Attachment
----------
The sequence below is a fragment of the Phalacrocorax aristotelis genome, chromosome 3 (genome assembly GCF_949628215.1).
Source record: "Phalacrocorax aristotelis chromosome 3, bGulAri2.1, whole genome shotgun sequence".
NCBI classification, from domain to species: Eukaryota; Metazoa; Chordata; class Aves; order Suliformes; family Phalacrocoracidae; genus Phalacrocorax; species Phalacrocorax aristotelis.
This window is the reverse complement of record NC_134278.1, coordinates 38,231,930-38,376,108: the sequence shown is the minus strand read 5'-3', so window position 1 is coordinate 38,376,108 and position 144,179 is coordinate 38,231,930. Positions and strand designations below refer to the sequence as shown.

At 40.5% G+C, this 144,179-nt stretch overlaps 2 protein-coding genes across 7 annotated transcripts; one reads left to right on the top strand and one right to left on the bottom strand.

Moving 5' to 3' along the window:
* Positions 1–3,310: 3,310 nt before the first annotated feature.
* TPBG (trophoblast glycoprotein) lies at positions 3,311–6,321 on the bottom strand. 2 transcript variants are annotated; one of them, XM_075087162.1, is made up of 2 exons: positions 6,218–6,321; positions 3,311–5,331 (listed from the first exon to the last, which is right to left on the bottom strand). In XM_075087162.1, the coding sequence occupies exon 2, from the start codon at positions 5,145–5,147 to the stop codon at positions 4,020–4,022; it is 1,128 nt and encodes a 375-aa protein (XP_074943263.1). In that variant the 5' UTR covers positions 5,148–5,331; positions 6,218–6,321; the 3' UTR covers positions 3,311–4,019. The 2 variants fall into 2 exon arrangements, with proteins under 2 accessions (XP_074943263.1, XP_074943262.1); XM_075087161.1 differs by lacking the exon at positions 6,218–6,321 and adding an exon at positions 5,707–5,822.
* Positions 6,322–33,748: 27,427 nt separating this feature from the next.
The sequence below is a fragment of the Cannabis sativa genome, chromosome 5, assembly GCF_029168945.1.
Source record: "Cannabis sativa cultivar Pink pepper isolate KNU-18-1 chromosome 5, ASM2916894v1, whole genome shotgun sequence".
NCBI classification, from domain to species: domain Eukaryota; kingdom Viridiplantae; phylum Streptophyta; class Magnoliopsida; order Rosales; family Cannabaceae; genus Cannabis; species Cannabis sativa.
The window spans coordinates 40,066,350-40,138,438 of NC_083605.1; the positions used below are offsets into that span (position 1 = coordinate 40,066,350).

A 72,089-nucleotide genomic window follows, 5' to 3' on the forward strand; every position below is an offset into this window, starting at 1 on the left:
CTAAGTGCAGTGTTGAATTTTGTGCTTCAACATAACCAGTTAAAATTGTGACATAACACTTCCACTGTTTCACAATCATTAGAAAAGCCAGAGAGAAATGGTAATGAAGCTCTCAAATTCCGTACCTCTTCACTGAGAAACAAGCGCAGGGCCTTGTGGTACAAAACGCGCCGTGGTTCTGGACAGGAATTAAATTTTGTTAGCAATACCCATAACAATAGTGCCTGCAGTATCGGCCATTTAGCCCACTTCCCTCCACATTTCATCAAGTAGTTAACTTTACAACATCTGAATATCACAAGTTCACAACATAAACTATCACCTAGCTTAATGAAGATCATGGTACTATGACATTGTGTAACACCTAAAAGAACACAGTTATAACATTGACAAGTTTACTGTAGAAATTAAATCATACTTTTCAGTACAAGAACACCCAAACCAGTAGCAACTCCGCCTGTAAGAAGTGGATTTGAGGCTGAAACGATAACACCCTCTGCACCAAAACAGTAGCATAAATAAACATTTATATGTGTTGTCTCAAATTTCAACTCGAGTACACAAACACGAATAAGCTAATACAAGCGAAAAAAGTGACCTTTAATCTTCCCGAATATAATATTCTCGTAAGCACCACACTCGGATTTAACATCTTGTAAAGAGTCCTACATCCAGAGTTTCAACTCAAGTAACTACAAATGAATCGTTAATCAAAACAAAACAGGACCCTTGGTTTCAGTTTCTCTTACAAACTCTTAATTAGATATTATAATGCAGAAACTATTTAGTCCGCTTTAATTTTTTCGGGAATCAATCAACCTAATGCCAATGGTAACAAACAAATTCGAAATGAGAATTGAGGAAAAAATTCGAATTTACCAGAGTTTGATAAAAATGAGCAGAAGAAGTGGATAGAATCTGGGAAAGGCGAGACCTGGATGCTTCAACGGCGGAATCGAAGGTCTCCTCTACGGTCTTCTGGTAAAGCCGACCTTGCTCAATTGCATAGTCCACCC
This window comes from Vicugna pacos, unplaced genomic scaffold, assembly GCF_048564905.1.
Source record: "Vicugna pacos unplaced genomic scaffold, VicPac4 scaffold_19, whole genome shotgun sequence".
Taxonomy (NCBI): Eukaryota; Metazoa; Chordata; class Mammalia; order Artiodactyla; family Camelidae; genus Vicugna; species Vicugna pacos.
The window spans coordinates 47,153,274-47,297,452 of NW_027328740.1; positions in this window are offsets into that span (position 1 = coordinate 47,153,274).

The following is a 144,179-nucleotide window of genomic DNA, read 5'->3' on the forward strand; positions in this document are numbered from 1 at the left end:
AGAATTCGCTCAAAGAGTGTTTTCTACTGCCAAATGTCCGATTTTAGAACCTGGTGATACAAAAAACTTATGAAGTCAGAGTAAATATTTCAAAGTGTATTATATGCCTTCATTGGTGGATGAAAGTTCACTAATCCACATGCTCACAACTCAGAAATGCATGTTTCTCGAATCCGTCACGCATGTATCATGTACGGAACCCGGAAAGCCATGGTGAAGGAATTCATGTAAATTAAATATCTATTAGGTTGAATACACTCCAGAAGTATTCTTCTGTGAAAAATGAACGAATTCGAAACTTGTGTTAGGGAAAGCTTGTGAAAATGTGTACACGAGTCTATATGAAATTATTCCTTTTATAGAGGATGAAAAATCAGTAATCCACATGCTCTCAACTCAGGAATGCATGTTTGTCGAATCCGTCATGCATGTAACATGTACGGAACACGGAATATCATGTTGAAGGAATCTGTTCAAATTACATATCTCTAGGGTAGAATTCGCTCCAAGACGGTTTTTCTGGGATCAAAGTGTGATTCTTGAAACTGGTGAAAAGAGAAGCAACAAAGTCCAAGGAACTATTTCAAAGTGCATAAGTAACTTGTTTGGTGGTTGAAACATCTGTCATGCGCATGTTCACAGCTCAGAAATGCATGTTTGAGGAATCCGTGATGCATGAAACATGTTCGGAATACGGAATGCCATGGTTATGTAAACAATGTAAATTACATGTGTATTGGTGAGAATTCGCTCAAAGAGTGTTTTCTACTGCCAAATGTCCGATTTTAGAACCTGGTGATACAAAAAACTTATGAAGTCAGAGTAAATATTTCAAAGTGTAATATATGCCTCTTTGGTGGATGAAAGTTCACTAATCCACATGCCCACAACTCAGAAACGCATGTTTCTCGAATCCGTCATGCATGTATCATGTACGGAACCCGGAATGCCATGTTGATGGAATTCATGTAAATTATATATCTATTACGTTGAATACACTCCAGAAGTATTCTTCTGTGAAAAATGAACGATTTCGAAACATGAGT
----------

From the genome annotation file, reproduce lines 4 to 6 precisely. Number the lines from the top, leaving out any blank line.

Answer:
This window is the reverse complement of record NC_134278.1, coordinates 38,231,930-38,376,108: the sequence shown is the minus strand read 5'-3', so window position 1 is coordinate 38,376,108 and position 144,179 is coordinate 38,231,930. Positions and strand designations below refer to the sequence as shown.

At 40.5% G+C, this 144,179-nt stretch overlaps 2 protein-coding genes across 7 annotated transcripts; one reads left to right on the top strand and one right to left on the bottom strand.

Moving 5' to 3' along the window: